Presentation on theme: "“People are our most important asset”"— Presentation transcript:
1“People are our most important asset” MEASURING HR STRATEGIC ALIGNMENT THROUGH THE HR SCORECARD Juan I. Sanchez, Ph.D. Florida International UniversityORGANIZATIONS OFTEN CLAIM THAT:“People are our most important asset”But do people understand how the HR function influences firm performance?Do HR people feel like they play an important role in implementing the organization’s strategy?Does HR really matter?
2What’s the perception of the HR function? List the events that most often trigger the words “let’s ask human resources”:EventPerceived HR RoleDiscipline problems“The police”Personal problems“The counselor”Company’s party“The entertainer”Bureaucratic obstacles“The aparatchik”
3WHAT DOES HR STRATEGIC ALIGNMENT MEAN? HR as an administrative function vs. HR as a strategic partner capable of enhancing the organization’s performance
4Measuring HR’s influence on the organization Traditional HR Focus: the individual employeeSelect the best employeeFind benefits that satisfy the employeeIdentify incentives that do motivate the employeeSolve individual skill deficiencies through trainingImproving individual employee performanceDoes it automatically enhance organizational performance?
5HR as a strategic asset New HR Focus: multiple levels of analysis: individual, team, organization…Alignment of HR systems with the company’s strategyHow can HR play a central role in implementing the organization’s vision & strategy?How do people create value for the organization?Ho do we measure such value-creation process?
6HR as an investment, not an expense Conventional accounting was created at a time when tangible capital (financial & physical) was the primary source of profits.Today: Intangibles such as human capital are the primary source of profits.
7HR as an investment, not an expense Conventional accounting generates short-term thinking regarding intangibles, because intangible-related expenditures are treated as expenses vs. tangible-related expenditures, which are treated as asset investments (and therefore depreciated over their useful lives).Managers whose salaries are tied to earnings obviously prefer expenditures that can be depreciated over time rather than people-related expenditures than are expensed in their entirety during the current year.
8HR as a source of competitive advantage Widening in the ratio of market value to book value (based on intangible assets)HR is key to flexibility, innovation, and speed to marketHR as competitive advantage: barriers of entry, difficult to imitate.HR managers can become NUMERATOR managers (contributing to revenue & growth) rather than just DENOMINATOR managers (cutting costs & reducing overhead).Link performance measurement with strategy implementation: facilitates communication with stakeholders.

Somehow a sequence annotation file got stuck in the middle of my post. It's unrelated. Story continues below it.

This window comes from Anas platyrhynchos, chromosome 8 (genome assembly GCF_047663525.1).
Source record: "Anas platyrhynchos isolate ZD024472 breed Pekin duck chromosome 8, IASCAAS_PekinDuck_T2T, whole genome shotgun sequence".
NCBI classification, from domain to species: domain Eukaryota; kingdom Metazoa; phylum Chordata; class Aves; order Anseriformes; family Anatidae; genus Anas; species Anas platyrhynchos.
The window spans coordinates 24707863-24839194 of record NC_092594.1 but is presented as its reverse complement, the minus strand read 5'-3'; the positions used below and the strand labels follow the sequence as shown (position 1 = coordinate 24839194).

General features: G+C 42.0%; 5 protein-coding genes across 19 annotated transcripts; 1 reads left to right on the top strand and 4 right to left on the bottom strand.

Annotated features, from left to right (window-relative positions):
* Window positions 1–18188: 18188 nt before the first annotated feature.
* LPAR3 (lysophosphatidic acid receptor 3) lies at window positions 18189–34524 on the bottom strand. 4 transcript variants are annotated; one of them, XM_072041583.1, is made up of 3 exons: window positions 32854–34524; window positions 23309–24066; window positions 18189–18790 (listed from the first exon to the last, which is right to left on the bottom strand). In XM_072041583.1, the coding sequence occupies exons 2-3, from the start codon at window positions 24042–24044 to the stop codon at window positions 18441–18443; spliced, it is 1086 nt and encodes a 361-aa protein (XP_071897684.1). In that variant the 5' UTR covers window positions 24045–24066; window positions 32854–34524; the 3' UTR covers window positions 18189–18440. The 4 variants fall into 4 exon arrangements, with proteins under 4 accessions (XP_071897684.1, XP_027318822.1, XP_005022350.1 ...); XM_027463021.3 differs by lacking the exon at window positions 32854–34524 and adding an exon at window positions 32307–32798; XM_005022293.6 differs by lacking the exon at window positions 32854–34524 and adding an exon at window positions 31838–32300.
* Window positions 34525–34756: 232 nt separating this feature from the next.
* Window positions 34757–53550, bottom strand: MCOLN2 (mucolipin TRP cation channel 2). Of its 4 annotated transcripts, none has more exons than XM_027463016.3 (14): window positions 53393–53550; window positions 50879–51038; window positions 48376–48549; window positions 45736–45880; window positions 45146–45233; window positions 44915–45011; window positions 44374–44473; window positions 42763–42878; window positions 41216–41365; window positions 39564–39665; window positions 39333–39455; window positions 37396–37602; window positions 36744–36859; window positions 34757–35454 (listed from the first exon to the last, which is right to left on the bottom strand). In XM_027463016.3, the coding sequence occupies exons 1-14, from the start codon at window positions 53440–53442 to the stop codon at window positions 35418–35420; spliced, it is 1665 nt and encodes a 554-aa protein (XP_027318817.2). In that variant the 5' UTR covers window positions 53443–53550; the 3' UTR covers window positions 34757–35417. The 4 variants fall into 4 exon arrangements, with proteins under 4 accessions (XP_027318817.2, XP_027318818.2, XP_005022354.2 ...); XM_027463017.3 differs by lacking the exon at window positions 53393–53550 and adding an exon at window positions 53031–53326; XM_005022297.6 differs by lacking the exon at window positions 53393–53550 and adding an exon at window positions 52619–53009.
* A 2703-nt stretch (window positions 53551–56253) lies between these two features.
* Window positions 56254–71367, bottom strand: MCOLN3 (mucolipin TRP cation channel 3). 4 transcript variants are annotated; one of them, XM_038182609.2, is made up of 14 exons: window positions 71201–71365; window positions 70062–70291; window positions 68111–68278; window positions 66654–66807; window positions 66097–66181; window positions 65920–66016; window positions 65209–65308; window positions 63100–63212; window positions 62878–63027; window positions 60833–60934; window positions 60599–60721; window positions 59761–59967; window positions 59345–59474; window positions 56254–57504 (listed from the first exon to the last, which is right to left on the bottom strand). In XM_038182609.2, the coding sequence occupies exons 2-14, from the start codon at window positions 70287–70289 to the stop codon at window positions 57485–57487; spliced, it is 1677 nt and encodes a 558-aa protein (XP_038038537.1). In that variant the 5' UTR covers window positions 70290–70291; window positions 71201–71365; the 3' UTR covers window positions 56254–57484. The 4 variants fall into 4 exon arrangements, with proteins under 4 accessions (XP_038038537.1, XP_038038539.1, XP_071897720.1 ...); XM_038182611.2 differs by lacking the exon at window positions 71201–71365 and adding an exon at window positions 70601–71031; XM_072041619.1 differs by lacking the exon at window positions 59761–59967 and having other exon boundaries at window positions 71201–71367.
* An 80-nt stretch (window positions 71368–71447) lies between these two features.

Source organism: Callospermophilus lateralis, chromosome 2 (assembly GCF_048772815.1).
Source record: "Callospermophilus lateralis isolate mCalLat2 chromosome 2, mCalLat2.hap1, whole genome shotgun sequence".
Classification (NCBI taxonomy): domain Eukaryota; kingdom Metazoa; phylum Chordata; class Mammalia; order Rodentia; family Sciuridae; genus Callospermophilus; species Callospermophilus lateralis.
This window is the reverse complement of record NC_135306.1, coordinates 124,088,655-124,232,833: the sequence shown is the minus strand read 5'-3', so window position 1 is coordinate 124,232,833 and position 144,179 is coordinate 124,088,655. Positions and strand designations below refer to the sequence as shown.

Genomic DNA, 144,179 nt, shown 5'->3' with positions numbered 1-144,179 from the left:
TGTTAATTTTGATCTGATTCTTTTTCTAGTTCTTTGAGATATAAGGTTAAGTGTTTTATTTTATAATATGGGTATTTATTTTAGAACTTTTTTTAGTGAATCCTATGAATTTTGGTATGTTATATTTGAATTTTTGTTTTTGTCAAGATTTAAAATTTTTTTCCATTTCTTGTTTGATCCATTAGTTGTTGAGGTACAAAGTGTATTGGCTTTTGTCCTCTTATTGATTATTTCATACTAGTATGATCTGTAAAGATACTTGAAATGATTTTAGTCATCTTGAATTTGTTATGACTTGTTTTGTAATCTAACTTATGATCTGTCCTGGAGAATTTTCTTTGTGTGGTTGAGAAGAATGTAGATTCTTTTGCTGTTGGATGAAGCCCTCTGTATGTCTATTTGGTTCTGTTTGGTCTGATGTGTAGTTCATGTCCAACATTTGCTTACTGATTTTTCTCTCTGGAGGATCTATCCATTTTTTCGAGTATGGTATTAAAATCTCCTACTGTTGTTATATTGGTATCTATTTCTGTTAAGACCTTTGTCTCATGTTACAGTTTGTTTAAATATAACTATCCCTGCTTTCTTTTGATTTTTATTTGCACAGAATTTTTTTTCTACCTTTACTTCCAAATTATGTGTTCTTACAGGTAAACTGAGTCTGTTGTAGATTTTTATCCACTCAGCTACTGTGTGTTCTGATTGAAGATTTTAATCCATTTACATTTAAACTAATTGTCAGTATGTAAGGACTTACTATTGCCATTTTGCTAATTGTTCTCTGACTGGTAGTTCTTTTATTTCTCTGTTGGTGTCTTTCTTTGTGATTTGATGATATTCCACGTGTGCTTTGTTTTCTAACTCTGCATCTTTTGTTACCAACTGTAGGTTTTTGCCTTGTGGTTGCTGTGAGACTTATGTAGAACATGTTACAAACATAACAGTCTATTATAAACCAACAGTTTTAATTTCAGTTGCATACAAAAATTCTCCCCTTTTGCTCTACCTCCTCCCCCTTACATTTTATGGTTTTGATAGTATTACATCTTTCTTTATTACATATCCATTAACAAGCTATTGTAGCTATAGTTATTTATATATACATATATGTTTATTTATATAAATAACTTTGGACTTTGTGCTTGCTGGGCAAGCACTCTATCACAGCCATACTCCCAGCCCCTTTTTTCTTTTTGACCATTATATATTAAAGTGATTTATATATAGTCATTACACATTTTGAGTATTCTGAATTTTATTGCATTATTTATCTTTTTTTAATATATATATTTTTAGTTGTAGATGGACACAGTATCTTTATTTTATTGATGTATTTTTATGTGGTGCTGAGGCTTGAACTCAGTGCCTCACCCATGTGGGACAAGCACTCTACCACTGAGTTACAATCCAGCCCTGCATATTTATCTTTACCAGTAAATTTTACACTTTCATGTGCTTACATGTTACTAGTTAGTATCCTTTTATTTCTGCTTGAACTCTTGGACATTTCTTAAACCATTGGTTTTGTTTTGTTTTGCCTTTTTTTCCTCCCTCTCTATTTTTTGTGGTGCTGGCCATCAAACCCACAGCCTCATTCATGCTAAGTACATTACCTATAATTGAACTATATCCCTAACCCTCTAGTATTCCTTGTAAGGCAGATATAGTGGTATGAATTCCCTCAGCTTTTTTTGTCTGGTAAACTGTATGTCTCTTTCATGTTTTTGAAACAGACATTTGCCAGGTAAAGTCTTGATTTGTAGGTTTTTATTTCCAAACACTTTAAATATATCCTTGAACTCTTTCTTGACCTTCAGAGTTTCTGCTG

9HR architecture as a strategic asset Goal of corporate strategy: create sustained competitive advantage.Goal of HR strategy: maximize the contribution of HR towards that same goal.HR ARCHITECTUREHR FUNCTIONHR professionals with strategic competencies(delivery of HR services in a way that supports the implementation of the firm’s strategyHR SYSTEMHigh-performance, strategically aligned HR policies & practicesEMPLOYEE BEHAVIORSStrategically focused competencies, motivations, and associated behaviors
10Strategic HRM requires systems thinking… Systems thinking emphasizes the interrelationships of the HR system components AND the link between HR and the larger strategy implementation system.Interactions among components make a system more than just the sum of its parts.The laws of systems thinkingToday’s problems come from yesterday’s solutions (e.g., downsizing)The easy way out usually leads back in (example: _________)Cause and effect are not closely related in time & space (HR effects are indirect) (example of indirect HR effect: __________)Cutting an elephant in half doesn’t get you two smaller elephants. (e.g., reorganizations due to mergers acquisitions).
11Best HR Practices help almost every business… Bottom 10%Top 10%No. of training hrs. for new employees35117Percentage of employees receiving a performance appraisal41%95%No. of employees per HR professional254140Percentage hired based on a validated selection test4%30%From Huselid et al., 2000, AMJ
13What does HR alignment take? It requires a clear understanding of the value chain: What kind of value the organization generates and exactly how that value is created.Be able to describe how ultimate financial goals are linked to key success factors at the levels of customers, operations, people, and IT systems.With this shared understanding of the value-creation process, the organization can design a strategy implementation model that specifies needed competencies and employee behaviors.The HR system can be geared toward the generation of these competencies and behaviors.
14VALUE CREATION EXAMPLE Nordstrom FinancialROICUSTOMER RETENTIONCustomerSUPERIOR CUSTOMER SERVICEInternal/business processUNIQUE INVENTORYKNOWLEDGEABLE ANDCUSTOMER-ORIENTED EMPLOYEESLearning and growth